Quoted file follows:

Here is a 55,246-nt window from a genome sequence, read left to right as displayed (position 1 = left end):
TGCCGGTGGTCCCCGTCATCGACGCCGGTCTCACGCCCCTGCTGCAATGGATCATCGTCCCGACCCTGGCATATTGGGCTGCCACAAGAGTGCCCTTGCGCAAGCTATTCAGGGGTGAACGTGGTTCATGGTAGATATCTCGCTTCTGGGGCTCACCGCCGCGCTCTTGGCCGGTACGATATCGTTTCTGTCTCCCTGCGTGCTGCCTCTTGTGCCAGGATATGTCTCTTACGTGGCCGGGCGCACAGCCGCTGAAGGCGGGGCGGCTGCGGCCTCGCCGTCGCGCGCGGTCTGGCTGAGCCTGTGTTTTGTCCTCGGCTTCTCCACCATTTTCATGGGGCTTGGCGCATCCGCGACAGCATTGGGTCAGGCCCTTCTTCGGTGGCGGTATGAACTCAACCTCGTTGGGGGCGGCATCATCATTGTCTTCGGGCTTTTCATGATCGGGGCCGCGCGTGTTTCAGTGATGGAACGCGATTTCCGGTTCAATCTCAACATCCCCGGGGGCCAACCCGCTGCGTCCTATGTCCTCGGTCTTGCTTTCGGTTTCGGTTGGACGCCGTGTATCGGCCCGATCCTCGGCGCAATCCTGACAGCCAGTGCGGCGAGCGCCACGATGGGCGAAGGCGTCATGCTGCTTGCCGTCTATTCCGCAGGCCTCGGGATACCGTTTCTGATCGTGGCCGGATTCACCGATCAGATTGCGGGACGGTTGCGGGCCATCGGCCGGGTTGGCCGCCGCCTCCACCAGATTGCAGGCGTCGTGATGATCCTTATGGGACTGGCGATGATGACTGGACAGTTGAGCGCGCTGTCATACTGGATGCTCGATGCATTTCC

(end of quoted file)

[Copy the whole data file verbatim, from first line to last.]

Here is a 55,246-nt window from a genome sequence, read left to right as displayed (position 1 = left end):
TGCCGGTGGTCCCCGTCATCGACGCCGGTCTCACGCCCCTGCTGCAATGGATCATCGTCCCGACCCTGGCATATTGGGCTGCCACAAGAGTGCCCTTGCGCAAGCTATTCAGGGGTGAACGTGGTTCATGGTAGATATCTCGCTTCTGGGGCTCACCGCCGCGCTCTTGGCCGGTACGATATCGTTTCTGTCTCCCTGCGTGCTGCCTCTTGTGCCAGGATATGTCTCTTACGTGGCCGGGCGCACAGCCGCTGAAGGCGGGGCGGCTGCGGCCTCGCCGTCGCGCGCGGTCTGGCTGAGCCTGTGTTTTGTCCTCGGCTTCTCCACCATTTTCATGGGGCTTGGCGCATCCGCGACAGCATTGGGTCAGGCCCTTCTTCGGTGGCGGTATGAACTCAACCTCGTTGGGGGCGGCATCATCATTGTCTTCGGGCTTTTCATGATCGGGGCCGCGCGTGTTTCAGTGATGGAACGCGATTTCCGGTTCAATCTCAACATCCCCGGGGGCCAACCCGCTGCGTCCTATGTCCTCGGTCTTGCTTTCGGTTTCGGTTGGACGCCGTGTATCGGCCCGATCCTCGGCGCAATCCTGACAGCCAGTGCGGCGAGCGCCACGATGGGCGAAGGCGTCATGCTGCTTGCCGTCTATTCCGCAGGCCTCGGGATACCGTTTCTGATCGTGGCCGGATTCACCGATCAGATTGCGGGACGGTTGCGGGCCATCGGCCGGGTTGGCCGCCGCCTCCACCAGATTGCAGGCGTCGTGATGATCCTTATGGGACTGGCGATGATGACTGGACAGTTGAGCGCGCTGTCATACTGGATGCTCGATGCATTTCC